In a case which openly conflicts with the Second and Third Districts, the First District issued a tough but contemplative ruling holding that dismissal for failure to prosecute under Florida Rule of Civil Procedure 1.420(e) can actually happen under the forgiving “new” rule.
Prior to January 1, 2006, the “abandonment” rule held that twelve months without record activity meant dismissal (upon defendant’s motion). The passage of time was the only criteria. For a while there had been some excitement over what constituted “record activity” but that was resolved in a 2005 case, Wilson v. Salamon, where any document was sufficient record activity to keep a case alive. Shortly thereafter, the Florida Supreme Court revised its own rule.
Since January 1, 2006, few cases if any have been dismissed since the amended version of Rule 1.420(e) places so many safeguards that a case, according to the First District, can only be dismissed by consent or the acts of an “extremely negligent attorney.” Indeed. We thought so too.
Under the current rule, the nonmoving literally party can be inactive for up to ten months and, after the moving party files/serves notice, the nonmovant has a sixty day grace period to (1) obtain a stay, (2) file notice showing good cause or (3) take action to move the case towards conclusion. If we understand these options correctly, it appears #3 should be the easiest one to accomplish.
In 2007-2008, the Second and Third Districts held that any filing during the sixty day grace period is sufficient. The First District, in Chemrock Corporation v. Tampa Electric Company d/b/a TECO Peoples Gas Company, holds otherwise (Hawkes, Clark and Wetherell).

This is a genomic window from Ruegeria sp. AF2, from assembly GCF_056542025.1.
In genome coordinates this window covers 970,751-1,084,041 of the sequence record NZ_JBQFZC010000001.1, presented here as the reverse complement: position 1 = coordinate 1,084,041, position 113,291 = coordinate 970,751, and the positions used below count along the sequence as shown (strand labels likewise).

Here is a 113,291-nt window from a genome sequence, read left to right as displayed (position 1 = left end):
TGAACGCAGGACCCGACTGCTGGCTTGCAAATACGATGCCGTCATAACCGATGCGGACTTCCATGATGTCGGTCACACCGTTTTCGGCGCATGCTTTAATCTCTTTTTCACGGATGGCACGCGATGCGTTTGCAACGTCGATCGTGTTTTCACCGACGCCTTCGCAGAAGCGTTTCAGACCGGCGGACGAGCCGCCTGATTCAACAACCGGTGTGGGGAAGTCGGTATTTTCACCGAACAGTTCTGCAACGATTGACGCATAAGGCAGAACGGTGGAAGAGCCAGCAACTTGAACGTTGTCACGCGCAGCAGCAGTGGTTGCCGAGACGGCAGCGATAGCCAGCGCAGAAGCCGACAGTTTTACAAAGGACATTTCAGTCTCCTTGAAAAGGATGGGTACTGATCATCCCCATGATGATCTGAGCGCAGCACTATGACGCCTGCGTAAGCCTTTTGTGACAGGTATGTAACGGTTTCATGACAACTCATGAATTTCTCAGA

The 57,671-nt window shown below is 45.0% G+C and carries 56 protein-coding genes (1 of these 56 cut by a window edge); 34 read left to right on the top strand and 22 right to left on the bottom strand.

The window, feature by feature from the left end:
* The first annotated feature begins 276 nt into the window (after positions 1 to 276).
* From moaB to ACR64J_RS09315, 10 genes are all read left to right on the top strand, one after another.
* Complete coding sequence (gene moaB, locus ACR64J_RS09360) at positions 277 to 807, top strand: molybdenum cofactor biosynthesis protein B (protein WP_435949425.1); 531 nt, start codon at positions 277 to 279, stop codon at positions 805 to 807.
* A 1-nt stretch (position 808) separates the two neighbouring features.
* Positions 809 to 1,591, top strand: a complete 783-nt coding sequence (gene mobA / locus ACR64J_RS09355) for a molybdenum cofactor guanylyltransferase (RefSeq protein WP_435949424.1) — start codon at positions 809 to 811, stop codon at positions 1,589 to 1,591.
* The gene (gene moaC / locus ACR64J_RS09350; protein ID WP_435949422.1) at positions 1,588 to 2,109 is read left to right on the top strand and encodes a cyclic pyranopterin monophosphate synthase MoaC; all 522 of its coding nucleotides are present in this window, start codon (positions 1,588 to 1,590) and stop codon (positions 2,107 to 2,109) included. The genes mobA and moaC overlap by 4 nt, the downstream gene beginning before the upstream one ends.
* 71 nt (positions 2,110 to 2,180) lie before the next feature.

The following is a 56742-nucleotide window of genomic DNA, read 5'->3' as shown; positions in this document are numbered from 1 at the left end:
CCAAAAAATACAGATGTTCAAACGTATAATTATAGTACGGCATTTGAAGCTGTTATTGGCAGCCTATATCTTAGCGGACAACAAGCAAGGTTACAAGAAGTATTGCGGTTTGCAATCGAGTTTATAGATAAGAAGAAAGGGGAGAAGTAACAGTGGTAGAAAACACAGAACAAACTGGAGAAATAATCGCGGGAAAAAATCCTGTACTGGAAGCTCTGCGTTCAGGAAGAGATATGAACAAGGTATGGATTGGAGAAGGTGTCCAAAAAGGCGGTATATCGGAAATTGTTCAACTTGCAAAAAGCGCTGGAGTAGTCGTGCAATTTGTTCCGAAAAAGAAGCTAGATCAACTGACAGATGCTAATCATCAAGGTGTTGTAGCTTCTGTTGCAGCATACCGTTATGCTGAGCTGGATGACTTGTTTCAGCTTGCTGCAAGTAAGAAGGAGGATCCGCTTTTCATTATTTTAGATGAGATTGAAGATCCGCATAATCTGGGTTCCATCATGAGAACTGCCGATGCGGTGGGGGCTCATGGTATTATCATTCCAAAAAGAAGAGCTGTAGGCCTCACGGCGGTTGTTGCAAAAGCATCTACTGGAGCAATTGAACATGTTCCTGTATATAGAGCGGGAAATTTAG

In Chemrock, the plaintiff was inactive for 10 months, was served with notice, and during the 60-day grace period filed a “motion in opposition” (which sounded, from the Opinion, like an attempt at showing good cause for inactivity but it was apparently not called up for hearing). Trial court dismissed and appellate court upheld.
The intermediate court found that, under the amended rule, filing for a stay (alone) was not enough to avoid dismissal. You had to have it granted. Likewise, showing good cause presumed there would be a hearing and then a ruling. Hence, the court concluded that allowing the non-movant to file “anything” would not give meaning to the “three options in the sixty day grace period” rule. Discarding a “motion in opposition” as meaningless, the court dismissed and called conflict with the other courts. Next stop will be the Florida Supreme Court.